Normally sarcomeres are like little pumps (so its not just the heart which pumps blood). When they contract and release they circulate the blood through capillaries. When a trigger point forms the resulting oxygen starvation and accumulation of waste products from metabolic processes irritate the trigger point even more causing pain. The muscle is then used less causing shortening of even more fibres. Since many muscles act on each joint, if one muscle is not working properly, this causes an ongoing and accumulative imbalance of many muscles not working properly resulting in more pain and lack of mobility.

Central Trigger Points

Trigger points tend to originate in the center or belly of a muscle away from the attachments. This is where the motor nerve enters, bringing the signals that tell the muscle to contract. It is a primary location for trigger points because this is where sarcomeres tend to remain contracted. However it’s not quite as simple as this. Muscle fibres do not just conveniently run from one end of the muscle to the other. Depending on the function of the fibres they could be parallel and run from end to end (speed); or diagonally (power) for example. This could give the potential site for trigger points at various places along the muscle as there may be more than one center or belly.

Satellite Trigger Points

These are the ones that cause a huge issue because the primary trigger point has never been dealt with. This is because the primary trigger point is away from the site of the pain. The pain is in the pain referral zone of another muscle and therefore all attention goes to where the pain is including treatments. It is not uncommon for satellite pain to keep moving from one area to another, all areas being satellite pain. This process will continue until the primary trigger point is dealt with. A good example of this is a mis-diagnosis of carpal tunnel syndrome because primary trigger points in the scalene muscles (neck) are not dealt with.

To treat pain using trigger point therapy it is not necessary to know the mechanism by which satellite pain is referred to other areas of the body. There is much debate about this mechanism. However one thing is for certain we are connected from head to foot by a network of myofascial tissue. This tissue is interconnected on multiple levels therefore its not hard to understand that problems in one area of the body will effect another. One of the simplest explanations is that pain signals get confused in our complicated neurological wiring. It is possible for one electrical signal to be influenced and modified by another, say for example if myofascial tissue is restricted and “wound up”.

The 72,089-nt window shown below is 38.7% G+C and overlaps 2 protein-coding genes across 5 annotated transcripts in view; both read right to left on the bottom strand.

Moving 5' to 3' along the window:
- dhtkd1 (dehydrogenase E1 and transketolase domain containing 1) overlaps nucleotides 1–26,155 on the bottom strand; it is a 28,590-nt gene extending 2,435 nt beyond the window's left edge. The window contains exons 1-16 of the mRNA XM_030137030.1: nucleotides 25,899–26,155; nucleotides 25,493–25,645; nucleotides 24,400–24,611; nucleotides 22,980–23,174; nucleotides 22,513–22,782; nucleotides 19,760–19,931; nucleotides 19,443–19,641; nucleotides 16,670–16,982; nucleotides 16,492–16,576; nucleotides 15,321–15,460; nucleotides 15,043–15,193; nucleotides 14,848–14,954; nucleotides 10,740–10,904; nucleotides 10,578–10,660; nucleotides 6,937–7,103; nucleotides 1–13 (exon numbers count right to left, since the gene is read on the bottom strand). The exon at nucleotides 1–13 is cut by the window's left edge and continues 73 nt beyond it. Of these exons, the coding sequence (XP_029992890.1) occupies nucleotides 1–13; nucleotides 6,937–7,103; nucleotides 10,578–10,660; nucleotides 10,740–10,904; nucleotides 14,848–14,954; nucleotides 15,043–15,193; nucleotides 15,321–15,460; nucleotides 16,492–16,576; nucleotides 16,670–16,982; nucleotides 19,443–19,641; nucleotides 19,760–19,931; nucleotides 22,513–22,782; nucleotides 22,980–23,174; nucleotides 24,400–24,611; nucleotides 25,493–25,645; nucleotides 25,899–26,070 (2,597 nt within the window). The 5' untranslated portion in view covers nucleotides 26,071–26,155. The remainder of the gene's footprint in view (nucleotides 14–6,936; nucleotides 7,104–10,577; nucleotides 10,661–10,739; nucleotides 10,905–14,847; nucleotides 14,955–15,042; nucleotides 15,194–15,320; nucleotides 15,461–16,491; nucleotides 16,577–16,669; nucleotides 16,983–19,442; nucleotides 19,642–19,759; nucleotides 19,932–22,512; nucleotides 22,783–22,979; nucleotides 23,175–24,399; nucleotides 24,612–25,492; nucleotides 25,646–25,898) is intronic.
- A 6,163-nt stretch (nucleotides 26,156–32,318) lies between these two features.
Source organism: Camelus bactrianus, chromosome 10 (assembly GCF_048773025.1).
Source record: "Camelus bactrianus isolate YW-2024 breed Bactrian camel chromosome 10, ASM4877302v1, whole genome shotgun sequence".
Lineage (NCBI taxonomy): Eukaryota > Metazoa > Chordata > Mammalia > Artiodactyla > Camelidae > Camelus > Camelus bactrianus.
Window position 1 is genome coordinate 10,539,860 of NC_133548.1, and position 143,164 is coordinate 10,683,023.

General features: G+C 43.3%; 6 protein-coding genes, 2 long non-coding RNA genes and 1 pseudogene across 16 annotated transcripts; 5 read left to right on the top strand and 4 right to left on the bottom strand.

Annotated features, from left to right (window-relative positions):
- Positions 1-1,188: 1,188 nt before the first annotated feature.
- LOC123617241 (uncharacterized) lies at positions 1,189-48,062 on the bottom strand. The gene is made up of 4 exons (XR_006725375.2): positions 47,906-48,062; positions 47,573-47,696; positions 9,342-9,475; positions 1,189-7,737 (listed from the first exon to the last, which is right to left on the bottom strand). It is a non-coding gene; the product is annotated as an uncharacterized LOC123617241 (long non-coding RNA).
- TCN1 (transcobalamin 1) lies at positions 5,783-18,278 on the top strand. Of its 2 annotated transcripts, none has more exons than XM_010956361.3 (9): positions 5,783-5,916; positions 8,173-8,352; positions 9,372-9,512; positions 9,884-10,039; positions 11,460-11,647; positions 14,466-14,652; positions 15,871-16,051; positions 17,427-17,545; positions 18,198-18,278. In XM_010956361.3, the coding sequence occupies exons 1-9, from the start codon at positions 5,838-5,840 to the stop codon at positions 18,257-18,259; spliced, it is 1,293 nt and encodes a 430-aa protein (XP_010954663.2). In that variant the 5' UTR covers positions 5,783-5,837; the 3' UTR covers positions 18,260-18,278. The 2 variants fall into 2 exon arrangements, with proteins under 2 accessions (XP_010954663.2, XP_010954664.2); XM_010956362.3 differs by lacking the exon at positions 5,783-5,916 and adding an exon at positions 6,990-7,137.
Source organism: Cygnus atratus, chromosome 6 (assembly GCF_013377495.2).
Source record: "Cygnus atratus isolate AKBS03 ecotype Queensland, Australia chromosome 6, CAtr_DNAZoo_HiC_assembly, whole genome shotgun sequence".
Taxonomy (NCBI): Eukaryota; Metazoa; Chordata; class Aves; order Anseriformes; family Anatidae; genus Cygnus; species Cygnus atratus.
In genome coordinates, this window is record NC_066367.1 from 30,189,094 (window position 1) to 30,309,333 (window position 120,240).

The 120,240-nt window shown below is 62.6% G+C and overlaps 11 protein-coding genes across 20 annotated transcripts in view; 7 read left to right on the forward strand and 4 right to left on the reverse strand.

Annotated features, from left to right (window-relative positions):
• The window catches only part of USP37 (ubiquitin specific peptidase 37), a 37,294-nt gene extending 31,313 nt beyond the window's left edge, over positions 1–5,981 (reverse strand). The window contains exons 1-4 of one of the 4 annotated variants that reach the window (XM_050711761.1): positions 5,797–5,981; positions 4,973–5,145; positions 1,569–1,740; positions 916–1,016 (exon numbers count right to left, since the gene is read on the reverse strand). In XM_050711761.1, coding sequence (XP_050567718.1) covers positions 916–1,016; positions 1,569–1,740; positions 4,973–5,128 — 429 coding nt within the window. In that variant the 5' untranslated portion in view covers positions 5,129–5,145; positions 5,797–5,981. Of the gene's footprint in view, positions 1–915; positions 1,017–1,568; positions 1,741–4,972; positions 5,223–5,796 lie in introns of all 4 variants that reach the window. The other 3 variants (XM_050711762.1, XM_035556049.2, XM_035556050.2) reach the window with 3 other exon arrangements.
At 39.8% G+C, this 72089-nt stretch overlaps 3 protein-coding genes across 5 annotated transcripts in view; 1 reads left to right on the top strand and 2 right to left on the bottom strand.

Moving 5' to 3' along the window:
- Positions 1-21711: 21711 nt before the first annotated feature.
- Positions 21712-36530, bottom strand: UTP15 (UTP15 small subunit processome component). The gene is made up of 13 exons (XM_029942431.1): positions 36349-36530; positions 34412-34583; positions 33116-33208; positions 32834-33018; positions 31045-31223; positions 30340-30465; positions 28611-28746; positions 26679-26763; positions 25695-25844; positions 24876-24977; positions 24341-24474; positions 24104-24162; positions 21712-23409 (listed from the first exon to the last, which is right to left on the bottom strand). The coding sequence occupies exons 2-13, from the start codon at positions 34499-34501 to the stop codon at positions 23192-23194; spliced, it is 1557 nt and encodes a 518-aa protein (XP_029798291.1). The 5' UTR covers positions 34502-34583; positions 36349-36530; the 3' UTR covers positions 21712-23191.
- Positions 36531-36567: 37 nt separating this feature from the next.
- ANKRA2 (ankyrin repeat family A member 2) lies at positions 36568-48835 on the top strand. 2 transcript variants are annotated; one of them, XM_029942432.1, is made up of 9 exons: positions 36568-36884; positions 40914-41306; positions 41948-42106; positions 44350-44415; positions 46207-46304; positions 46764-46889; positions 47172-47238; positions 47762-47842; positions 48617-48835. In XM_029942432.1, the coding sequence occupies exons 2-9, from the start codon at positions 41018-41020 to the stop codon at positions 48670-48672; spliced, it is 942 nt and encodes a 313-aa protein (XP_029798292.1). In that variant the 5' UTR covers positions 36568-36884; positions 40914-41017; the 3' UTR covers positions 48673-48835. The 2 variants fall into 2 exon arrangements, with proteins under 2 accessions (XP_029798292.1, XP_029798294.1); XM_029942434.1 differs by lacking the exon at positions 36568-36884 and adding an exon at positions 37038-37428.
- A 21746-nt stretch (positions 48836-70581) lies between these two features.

This referred pain follows very predictable patterns in all of us. This has lead to particular areas of pain being cross referenced with certain negative emotions. These emotions are often released when particular trigger points are dealt with and again shows the multidimensional nature of our existence. We are gradients of energy finally manifesting as physical bodies.

Referral Pain

Trigger points in the tiniest of muscles can cause a huge amount of pain often referred to other parts of the body. For example, headaches, including migraines, sinus pain, jaw, facial neck and even throat pain. Any stiffness in joints is very often associated with trigger points elsewhere. Back pain always has a myofascial component no matter how worn, displaced or athritic your “discs” are. Lower back pain is very often referred from buttocks, psoas, inner thighs and so on. Intrapelvic pain can be relieved after a trigger point therapy session. Even gynecological problems can clear up rapidly after a trigger point therapy session. Very often symptoms that appear to be coming from inside such as stomach ache, vaginal pain and so on is actually referred pain from external muscles.

As a therapist working in Orgiva and other locations I am very aware of the need to use trigger point therapy alongside myofascial release techniques. Very often tissues have been wound up so tight that neighbouring structures including organs, nerves and arteries are affected. Chronic issues can become so bad that the correct alignment of the whole body structure is impeded. Myofascial Release Techniques can then be used to “unwound” tissue and whole areas of the body. This then allows the flow of chi to go unimpeded and a rejuvenation affect is achieved. Chronic issues are always effected by an emotional patterning therefore intuitive and integrative modalities are always recommended during the treatment. This means clients can be treated personally in the present moment and not generically in the past.